Cowboy James Franciscus seeks fame and fortune by capturing a Tyrannosaurus Rex living in the Forbidden Valley and putting it in a Mexican circus. His victim, called the Gwangi, turns out ...
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Cowboy James Franciscus seeks fame and fortune by capturing a Tyrannosaurus Rex living in the Forbidden Valley and putting it in a Mexican circus. His victim, called the Gwangi, turns out to have an aversion to being shown in public. Another film featuring the stop-action special effects talents of Ray Harryhausen.Written by
Ray Hamel <firstname.lastname@example.org>
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When originally released theatrically in the UK, the BBFC made cuts to secure a 'A' rating. All cuts were waived in 1995 when the film was granted a '12' certificate for home video. In 2003, the BBFC later re-rated the film to a 'U' certificate for its DVD release in 2004, this being the same uncut release since certification in 1995. See more »
The Western fantasy film boosted by some Harryhausen genius.
Shot in Technicolor by Erwin Hillier and in Dynamation, The Valley Of Gwangi sees Tuck Kirby (James Franciscus) and a team of cowboys get more than they bargained for when they enter a hidden valley in Mexico. For here, prehistoric creatures reside and the cowboys come up with the idea of capturing a Tyrannosaurus Rex to become the chief attraction in the circus they work at.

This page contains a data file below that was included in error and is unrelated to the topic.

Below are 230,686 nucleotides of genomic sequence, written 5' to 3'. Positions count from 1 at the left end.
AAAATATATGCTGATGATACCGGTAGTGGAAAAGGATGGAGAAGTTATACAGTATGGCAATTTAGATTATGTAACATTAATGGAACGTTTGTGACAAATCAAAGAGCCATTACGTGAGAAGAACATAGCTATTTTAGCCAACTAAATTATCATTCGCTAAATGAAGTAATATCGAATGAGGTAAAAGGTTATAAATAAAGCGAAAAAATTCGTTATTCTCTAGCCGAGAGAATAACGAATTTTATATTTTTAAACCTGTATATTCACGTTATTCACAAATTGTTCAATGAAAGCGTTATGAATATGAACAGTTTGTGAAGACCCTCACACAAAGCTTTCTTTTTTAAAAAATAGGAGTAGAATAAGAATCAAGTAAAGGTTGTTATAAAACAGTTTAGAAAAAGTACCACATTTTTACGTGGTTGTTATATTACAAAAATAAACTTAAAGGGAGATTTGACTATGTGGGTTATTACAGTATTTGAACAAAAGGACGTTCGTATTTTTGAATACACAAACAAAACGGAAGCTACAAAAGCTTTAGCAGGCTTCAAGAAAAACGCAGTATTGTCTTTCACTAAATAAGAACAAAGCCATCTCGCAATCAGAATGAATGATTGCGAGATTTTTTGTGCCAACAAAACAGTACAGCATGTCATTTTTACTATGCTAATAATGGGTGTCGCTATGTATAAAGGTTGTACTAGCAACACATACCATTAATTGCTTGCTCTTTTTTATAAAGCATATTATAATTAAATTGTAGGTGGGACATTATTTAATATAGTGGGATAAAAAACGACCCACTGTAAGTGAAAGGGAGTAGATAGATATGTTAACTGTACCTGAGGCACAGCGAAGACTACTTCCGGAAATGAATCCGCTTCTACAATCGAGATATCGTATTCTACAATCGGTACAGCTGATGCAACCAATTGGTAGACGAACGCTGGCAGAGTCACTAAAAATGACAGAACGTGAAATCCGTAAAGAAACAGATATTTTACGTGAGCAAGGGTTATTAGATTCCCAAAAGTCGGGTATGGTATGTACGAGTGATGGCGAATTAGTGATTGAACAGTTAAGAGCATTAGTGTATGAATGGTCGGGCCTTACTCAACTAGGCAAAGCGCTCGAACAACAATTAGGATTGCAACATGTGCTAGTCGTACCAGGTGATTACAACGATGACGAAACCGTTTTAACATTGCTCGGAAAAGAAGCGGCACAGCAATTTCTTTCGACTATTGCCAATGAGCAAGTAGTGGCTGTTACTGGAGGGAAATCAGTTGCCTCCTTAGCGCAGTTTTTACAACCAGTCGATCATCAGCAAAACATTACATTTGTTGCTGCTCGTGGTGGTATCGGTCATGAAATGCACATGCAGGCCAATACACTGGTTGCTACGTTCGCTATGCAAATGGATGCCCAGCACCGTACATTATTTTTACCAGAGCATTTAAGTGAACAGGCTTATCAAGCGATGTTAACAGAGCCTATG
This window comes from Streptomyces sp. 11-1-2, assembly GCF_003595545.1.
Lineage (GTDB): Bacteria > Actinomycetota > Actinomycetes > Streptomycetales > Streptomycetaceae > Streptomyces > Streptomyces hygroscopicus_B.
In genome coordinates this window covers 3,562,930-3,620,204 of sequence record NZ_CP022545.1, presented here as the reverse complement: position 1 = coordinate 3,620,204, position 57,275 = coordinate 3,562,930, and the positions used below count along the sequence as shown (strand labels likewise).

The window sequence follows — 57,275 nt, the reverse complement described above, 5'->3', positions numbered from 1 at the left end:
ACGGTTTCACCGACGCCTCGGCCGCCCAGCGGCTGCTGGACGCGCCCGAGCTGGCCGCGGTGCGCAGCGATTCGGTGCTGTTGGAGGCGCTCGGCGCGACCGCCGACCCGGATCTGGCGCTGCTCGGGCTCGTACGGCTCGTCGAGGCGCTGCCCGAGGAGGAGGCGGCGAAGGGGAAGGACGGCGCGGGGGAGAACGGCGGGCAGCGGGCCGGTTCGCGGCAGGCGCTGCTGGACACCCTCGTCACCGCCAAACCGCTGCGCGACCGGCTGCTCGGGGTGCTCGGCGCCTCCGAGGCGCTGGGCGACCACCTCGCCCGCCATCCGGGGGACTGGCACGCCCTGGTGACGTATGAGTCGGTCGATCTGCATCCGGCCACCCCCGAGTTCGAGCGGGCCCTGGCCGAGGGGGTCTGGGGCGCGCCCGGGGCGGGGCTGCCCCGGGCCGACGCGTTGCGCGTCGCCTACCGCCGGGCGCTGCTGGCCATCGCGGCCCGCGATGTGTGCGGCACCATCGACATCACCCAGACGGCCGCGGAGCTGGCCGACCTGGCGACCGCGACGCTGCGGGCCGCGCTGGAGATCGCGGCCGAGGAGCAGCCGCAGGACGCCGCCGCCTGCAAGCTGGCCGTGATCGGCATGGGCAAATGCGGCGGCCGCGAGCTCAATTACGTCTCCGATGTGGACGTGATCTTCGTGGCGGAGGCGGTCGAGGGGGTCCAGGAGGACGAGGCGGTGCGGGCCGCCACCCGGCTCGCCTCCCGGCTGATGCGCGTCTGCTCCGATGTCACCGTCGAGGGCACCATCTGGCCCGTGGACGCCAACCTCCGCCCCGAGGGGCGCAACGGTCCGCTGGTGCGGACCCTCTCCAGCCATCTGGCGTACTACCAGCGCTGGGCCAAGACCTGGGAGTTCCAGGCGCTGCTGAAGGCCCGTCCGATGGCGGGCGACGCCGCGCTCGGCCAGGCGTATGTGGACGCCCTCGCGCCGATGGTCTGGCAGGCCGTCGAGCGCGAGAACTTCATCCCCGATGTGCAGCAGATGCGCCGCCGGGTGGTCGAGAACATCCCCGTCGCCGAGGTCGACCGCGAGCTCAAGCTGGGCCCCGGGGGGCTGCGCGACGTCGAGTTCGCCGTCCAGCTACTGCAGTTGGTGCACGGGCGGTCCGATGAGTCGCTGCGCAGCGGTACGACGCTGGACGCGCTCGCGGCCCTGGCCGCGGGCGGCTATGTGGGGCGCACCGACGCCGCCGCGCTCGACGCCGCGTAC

The makers of Gwangi never hid their motivations or homages, from the off they wanted to nod towards King Kong whilst pairing the Western and Fantasy genres in the process. The result of which is an enjoyable if unfulfilled movie that again sees Ray Harryhausen's stop-motion creations save the day. Directed by Jim O'Connolly with a screenplay by William Bast, The Valley Of Gwangi suffers not because of its bonkers plot (this is after all why we watch this type of genre offering), but more because of the slow first half that threatens to put the viewer into torpor. Thankfully the film is saved by the afore mentioned Harryhausen who unleashes prehistoric joys on the B movie cast (tho Laurence Naismith is considerably better than the material given him). While the ending raises the adrenaline sufficiently enough to have made the wait worth while. Jerome Moross lifts from his brilliant score for The Big Country with mixed results; it just feels out of place here, even if it's stirring and pleasing to the ears. And the Almería, Andalucía location work in Spain is at one with the material to hand.
Saturday afternoon monster fun to be enjoyed with either popcorn or something stronger from the drinks cupboard. 6/10
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